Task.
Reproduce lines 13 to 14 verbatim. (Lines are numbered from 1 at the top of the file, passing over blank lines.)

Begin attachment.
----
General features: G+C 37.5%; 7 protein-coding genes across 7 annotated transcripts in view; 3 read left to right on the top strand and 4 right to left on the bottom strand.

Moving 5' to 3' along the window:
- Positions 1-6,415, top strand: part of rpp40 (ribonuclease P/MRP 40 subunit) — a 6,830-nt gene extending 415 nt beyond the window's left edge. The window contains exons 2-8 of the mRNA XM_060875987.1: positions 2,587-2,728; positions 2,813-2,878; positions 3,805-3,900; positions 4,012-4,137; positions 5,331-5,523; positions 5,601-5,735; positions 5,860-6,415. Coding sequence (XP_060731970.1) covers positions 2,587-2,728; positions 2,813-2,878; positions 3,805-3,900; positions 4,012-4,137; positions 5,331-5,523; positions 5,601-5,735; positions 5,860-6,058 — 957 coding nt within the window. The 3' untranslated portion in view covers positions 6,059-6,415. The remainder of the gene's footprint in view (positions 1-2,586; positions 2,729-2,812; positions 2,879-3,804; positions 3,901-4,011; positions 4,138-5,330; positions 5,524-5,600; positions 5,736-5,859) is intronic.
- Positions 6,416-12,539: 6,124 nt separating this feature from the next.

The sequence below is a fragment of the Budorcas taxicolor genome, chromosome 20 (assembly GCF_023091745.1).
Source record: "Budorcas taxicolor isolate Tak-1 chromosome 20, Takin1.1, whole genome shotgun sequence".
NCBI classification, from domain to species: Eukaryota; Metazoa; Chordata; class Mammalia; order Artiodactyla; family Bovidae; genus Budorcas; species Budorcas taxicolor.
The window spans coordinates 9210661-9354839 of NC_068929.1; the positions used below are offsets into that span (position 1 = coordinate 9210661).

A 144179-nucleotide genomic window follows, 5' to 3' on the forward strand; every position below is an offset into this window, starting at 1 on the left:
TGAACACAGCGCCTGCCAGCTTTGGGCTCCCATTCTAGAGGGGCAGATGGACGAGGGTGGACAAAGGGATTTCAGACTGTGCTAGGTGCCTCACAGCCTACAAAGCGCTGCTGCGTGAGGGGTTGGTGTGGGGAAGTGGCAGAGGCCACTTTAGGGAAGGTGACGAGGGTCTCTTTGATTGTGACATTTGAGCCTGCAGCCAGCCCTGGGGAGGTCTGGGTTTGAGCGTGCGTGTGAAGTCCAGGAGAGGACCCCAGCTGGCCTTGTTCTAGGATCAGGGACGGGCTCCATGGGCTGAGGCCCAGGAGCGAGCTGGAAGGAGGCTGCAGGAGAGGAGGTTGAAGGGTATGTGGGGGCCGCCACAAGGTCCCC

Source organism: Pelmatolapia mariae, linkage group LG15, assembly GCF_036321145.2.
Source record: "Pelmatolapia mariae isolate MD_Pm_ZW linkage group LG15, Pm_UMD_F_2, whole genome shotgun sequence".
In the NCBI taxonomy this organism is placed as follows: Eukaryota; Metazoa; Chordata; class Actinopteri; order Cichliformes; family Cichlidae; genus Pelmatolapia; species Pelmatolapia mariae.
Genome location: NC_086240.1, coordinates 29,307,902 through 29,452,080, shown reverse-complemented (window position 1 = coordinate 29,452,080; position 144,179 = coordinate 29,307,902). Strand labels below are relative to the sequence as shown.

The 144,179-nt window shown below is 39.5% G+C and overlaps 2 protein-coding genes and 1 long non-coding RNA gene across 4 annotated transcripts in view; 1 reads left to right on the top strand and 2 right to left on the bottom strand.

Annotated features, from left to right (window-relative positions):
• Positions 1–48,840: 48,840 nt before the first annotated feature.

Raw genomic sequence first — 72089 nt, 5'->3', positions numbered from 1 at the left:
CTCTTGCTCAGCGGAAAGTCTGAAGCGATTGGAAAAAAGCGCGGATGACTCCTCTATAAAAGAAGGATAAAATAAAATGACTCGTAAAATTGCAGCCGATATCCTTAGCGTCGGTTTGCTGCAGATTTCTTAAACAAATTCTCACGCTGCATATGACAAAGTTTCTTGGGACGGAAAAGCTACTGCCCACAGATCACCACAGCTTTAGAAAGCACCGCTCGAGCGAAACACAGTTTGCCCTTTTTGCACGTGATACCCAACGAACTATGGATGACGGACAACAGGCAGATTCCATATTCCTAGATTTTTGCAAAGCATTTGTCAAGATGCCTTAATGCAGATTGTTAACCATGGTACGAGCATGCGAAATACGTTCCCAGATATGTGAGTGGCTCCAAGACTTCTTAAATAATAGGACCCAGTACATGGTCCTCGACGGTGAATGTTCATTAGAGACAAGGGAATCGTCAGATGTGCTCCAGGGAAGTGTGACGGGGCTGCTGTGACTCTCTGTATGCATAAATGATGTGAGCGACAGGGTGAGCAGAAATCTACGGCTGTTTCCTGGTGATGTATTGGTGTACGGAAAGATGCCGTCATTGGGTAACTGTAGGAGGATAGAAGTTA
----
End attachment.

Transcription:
In the NCBI taxonomy this organism is placed as follows: Eukaryota; Metazoa; Chordata; class Actinopteri; order Cichliformes; family Cichlidae; genus Pelmatolapia; species Pelmatolapia mariae.
Genome location: NC_086240.1, coordinates 29,307,902 through 29,452,080, shown reverse-complemented (window position 1 = coordinate 29,452,080; position 144,179 = coordinate 29,307,902). Strand labels below are relative to the sequence as shown.